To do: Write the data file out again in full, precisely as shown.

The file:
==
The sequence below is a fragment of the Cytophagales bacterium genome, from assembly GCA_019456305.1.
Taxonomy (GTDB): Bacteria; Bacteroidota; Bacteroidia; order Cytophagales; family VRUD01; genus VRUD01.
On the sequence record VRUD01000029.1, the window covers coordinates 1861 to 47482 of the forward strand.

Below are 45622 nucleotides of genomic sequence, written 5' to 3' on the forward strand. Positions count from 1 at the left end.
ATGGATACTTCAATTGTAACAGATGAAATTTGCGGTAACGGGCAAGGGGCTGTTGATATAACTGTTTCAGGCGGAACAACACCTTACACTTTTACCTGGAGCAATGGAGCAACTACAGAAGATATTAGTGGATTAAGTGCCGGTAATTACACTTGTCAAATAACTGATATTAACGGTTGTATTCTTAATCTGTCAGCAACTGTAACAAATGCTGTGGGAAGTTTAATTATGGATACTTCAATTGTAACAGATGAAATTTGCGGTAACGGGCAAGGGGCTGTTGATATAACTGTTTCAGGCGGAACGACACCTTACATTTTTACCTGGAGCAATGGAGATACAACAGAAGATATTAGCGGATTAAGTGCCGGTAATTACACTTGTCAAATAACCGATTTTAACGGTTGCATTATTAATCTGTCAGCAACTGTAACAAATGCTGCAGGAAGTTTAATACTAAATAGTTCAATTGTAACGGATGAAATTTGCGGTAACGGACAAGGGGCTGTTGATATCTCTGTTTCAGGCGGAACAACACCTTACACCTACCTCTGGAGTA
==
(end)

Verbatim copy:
The sequence below is a fragment of the Cytophagales bacterium genome, from assembly GCA_019456305.1.
Taxonomy (GTDB): Bacteria; Bacteroidota; Bacteroidia; order Cytophagales; family VRUD01; genus VRUD01.
On the sequence record VRUD01000029.1, the window covers coordinates 1861 to 47482 of the forward strand.

Below are 45622 nucleotides of genomic sequence, written 5' to 3' on the forward strand. Positions count from 1 at the left end.
ATGGATACTTCAATTGTAACAGATGAAATTTGCGGTAACGGGCAAGGGGCTGTTGATATAACTGTTTCAGGCGGAACAACACCTTACACTTTTACCTGGAGCAATGGAGCAACTACAGAAGATATTAGTGGATTAAGTGCCGGTAATTACACTTGTCAAATAACTGATATTAACGGTTGTATTCTTAATCTGTCAGCAACTGTAACAAATGCTGTGGGAAGTTTAATTATGGATACTTCAATTGTAACAGATGAAATTTGCGGTAACGGGCAAGGGGCTGTTGATATAACTGTTTCAGGCGGAACGACACCTTACATTTTTACCTGGAGCAATGGAGATACAACAGAAGATATTAGCGGATTAAGTGCCGGTAATTACACTTGTCAAATAACCGATTTTAACGGTTGCATTATTAATCTGTCAGCAACTGTAACAAATGCTGCAGGAAGTTTAATACTAAATAGTTCAATTGTAACGGATGAAATTTGCGGTAACGGACAAGGGGCTGTTGATATCTCTGTTTCAGGCGGAACAACACCTTACACCTACCTCTGGAGTA